Palo Alto Teacher, Cancer Survivor Pushes For Vaccinations

As a single mother of two with a full-time job working in special education, Ana Reyes’ life was busy as could be.

Then she got a call at work from her OB-GYN that changed her life forever.

“She said 'You have cancer,’” Reyes said. It was cervical cancer.

“I got in my car and drove three blocks then I pulled over and just started sobbing,” she said.

Reyes would later learn that cervical cancer is caused by the human papillomavirus (HPV). She now realizes HPV was likely the reason for a decade-worth of abnormal pap smears she had experienced. Her follow-ups had always been clear but this time was different.

Reyes would endure three years of difficult treatments, surgeries, and complications. What kept her strong throughout all of it, Reyes said, was her two children.

“There were many many nights that I would cry to my own mom, 'If I didn't have these kids I'd give up’,” said Reyes.

With the help of Grand Rounds, a San Francisco-based company, Reyes was able to access the opinion of an oncologist at Duke University who was able to help guide the direction of Reyes’ ultimately successful treatment.

Now cancer-free, Reyes has become an advocate for preventing the virus from manifesting in the first place.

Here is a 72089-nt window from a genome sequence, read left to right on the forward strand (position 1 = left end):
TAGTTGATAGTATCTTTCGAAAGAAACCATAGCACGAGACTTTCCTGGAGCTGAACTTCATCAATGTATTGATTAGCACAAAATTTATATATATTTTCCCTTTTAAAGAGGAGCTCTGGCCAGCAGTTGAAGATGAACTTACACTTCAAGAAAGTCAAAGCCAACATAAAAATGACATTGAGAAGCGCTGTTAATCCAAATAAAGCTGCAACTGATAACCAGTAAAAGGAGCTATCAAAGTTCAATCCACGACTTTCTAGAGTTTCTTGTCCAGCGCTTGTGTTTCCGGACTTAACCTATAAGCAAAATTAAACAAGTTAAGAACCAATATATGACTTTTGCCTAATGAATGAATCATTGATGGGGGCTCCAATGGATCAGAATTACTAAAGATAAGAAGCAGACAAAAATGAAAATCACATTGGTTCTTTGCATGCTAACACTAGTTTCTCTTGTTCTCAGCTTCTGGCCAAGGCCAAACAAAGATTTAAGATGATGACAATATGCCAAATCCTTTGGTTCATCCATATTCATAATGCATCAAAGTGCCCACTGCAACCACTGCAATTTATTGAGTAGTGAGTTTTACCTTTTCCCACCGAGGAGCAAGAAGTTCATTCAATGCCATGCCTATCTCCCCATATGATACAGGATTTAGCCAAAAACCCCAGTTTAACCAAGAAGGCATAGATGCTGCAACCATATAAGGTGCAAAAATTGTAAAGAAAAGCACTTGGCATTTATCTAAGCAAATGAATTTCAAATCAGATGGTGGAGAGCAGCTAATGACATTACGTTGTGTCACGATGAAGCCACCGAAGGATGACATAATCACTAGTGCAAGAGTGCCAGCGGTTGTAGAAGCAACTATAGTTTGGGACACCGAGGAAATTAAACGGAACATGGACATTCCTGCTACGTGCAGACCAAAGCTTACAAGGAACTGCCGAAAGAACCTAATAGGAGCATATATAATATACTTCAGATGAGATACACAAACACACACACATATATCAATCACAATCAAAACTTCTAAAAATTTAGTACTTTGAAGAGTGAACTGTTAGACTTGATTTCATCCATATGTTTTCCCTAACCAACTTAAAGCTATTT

With the vaccine, she said, seven different types of cancer, including cervical, can be prevented. The vaccine is recommended for girls and boy starting at the age of 11.

“It was awful and knowing that we have a way to prevent this from happening to other women and other girls,” she said. “To me, how could I not stand up and say this is really important?”

Now 40, Reyes said that though she has not seen any recent signs that the cancer is returning, she will continue to do advocacy work with Cervivor.

She said it is important to remember that while taking care of your family and career is important, ultimately, you won’t be able to care for anything if you do not care for yourself.

“I want women to know that you need to put your mask on first, you have to take care of yourself because if you don't, you won't be around to take care of your kids or anyone else,” said Reyes.

Contact Us